REVIEW + STREAM: Namine ‘Celestial Love’ LP
If you haven’t already done so, treat your ears to one of my favourite releases this year. By the end of this review I hope to achieve my objective in getting you all somewhat acquainted with Darcy Baylis better known to many as Namine.
This spellbinding debut LP draws upon the submissive notion of refined honesty and pure emotion along with the blend of vocals that have been crafted together so coherently with each production piece.
Celestial Love perfectly captures the influence of Baylis’ RnB and Hip Hop background with the likes of artists such The-Dream, Noah Shebib and Mike WiLL. Having said that, it is the balance of atmospheric pop, experimental synth and classical house that drive these songs home. I love everything about this LP because it brings back so much nostalgia on genuine adolescent triumphant and turbulences.
It bottles up a time of confusion, confliction, and teenage anguish even from the opening track Introduction through to the 9th and 10th track The Apology and Nocturne III. Despite this, I feel as if there is a sense of justified resolution through such turmoil with the final song Wait echoing the tune of “As I wipe tears from your eyes”…”I will not wait long” however heartbreakingly so.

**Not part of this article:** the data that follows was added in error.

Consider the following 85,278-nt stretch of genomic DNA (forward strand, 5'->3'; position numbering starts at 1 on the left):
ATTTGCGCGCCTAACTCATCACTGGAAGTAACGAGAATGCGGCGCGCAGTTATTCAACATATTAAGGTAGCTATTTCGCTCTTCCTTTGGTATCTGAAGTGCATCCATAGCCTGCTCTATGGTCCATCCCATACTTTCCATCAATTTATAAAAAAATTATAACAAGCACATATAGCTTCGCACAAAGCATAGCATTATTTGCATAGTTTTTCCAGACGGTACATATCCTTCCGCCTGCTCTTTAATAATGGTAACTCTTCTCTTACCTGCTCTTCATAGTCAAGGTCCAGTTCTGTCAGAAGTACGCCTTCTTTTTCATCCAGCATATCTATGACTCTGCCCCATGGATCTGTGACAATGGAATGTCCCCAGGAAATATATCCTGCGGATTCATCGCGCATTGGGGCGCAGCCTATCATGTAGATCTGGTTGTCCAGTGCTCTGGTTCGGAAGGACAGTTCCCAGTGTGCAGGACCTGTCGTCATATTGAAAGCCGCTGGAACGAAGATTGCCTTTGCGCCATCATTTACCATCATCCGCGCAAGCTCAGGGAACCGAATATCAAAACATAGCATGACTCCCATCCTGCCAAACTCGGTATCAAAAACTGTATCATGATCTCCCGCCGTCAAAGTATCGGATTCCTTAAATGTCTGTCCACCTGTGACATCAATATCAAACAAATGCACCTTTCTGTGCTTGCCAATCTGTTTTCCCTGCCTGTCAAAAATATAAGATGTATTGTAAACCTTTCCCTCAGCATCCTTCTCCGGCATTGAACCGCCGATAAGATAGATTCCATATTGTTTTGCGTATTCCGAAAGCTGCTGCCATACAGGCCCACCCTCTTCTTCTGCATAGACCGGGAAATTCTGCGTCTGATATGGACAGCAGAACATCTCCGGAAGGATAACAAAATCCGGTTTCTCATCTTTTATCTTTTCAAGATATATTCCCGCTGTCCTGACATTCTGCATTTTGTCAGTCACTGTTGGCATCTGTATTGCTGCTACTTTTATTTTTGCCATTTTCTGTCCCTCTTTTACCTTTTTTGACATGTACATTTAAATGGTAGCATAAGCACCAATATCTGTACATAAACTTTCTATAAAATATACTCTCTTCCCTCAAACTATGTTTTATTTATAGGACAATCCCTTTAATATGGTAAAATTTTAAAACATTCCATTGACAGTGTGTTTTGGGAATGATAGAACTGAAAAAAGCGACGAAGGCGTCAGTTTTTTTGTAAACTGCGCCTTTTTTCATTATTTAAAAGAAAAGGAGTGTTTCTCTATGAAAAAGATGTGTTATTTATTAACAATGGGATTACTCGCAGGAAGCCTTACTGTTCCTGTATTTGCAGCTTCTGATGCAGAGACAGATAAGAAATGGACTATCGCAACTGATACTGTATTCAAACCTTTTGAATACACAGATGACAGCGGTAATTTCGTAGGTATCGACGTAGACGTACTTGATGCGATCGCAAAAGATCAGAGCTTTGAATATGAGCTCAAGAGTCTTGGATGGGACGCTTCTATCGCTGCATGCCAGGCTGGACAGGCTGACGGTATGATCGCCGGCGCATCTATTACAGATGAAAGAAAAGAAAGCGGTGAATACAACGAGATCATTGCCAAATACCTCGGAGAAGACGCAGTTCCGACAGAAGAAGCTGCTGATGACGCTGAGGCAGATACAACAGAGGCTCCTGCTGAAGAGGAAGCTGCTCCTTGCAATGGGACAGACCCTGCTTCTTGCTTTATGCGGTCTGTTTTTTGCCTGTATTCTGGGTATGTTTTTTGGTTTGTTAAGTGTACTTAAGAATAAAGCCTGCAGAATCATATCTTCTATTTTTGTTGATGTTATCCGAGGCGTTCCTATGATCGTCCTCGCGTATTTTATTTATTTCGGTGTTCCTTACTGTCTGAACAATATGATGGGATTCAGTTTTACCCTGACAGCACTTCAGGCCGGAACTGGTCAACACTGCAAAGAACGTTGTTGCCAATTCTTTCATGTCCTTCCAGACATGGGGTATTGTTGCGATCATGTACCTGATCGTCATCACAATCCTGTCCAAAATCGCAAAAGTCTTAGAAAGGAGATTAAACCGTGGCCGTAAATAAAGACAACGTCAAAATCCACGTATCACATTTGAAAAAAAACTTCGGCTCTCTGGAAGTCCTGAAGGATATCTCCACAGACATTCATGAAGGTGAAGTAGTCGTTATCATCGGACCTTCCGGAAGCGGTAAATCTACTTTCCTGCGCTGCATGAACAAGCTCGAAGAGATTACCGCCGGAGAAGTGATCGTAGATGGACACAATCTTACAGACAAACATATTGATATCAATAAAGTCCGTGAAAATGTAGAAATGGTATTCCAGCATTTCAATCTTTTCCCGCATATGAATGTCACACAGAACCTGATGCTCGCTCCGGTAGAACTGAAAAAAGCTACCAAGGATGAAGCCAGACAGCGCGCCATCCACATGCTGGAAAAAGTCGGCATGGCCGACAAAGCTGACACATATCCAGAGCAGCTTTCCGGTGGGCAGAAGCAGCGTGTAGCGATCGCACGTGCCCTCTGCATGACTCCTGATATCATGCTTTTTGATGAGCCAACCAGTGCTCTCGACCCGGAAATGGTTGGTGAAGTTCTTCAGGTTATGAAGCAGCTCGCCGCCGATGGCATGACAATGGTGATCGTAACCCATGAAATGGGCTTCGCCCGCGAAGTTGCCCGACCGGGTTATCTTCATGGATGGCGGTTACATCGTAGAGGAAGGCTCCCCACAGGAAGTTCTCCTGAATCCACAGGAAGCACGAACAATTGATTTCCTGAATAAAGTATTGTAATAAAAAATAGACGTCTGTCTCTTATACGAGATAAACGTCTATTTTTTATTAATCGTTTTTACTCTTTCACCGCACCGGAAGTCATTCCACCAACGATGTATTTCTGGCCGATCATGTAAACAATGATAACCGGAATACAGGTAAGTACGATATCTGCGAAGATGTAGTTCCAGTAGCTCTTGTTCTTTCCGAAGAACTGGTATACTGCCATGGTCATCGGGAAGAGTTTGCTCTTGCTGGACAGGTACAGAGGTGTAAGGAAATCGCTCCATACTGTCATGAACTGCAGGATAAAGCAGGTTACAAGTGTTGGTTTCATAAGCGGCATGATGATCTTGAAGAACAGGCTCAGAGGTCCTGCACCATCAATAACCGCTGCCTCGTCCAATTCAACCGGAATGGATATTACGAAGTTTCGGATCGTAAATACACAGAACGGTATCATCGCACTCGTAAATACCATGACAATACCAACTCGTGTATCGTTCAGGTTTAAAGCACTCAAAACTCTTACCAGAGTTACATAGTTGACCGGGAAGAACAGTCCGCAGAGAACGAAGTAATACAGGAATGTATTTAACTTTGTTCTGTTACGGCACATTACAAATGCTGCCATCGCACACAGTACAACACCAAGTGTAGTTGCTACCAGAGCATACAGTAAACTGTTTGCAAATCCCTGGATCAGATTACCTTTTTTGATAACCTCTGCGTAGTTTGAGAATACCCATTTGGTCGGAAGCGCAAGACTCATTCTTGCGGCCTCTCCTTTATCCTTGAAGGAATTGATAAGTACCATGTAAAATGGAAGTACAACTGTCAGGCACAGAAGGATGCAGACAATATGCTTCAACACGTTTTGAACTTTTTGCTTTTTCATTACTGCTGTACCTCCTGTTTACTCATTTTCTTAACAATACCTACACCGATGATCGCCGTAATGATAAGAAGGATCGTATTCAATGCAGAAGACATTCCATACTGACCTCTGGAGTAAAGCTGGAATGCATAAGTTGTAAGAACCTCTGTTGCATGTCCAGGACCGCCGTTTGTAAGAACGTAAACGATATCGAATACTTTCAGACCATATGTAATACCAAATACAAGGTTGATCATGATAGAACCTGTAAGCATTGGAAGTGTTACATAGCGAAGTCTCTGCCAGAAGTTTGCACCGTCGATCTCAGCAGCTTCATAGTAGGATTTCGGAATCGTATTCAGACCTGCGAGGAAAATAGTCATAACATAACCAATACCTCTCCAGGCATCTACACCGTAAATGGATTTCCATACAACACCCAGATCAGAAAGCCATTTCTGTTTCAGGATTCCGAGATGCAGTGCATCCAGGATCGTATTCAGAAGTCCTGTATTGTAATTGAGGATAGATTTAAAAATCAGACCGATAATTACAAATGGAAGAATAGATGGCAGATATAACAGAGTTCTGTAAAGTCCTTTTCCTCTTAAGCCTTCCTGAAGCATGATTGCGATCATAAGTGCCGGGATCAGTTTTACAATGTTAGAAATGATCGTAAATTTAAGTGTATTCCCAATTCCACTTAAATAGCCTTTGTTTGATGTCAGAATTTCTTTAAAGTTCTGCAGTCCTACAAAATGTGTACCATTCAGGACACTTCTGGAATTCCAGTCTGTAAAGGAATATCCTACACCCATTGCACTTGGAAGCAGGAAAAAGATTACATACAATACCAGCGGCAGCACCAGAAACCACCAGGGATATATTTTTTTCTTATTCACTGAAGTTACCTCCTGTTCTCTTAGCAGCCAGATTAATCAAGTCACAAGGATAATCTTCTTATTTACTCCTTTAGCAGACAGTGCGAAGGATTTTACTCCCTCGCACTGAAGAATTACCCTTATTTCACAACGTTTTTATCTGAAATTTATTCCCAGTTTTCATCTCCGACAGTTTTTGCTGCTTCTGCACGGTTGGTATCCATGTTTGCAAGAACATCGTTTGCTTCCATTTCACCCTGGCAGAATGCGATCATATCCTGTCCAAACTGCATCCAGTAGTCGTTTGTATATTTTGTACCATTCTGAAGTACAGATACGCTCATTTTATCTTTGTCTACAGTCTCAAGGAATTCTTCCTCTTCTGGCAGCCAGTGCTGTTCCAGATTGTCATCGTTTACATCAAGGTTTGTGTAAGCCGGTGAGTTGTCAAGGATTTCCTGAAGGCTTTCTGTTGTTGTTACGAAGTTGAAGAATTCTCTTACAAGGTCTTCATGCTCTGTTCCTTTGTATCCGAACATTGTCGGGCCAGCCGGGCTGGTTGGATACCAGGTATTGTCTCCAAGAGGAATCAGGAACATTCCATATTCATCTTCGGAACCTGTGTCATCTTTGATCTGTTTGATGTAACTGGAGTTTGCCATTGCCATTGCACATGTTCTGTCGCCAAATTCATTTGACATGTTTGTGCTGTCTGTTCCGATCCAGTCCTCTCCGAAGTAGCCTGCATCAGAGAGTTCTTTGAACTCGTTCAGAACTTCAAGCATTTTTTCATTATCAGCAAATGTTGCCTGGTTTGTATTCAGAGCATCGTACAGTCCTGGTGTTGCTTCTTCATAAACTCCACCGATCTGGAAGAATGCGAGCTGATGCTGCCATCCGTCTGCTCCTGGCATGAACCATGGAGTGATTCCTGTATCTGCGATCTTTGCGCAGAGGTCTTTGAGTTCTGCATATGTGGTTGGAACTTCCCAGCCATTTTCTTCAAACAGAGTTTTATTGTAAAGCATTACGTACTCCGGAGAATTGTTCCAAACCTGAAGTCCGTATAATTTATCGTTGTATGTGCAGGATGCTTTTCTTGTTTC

The LP itself can be seen as a written journal about celestial love and a cosmic, heavenly time of place in our wild youths. We’re taken back to The Promise of what we once had before us, to The Train ride home after distant memories, The Apology long sought after but now forgotten, and finally, the Wait that once was. My head is nodding forwards and back but my feet have a mind of their own and they are tapping to the unsaid story within celestial love.
The songs itself don’t showcase someone who has recently graduated high school which makes for the maturity and production of Baylis’ debut of high calibre. On such a promising note, the meaningful emotions and the addition of his wonderful skills is a founding reflection of the young talent Australia has been producing these past few years.
Words by Jo Cheng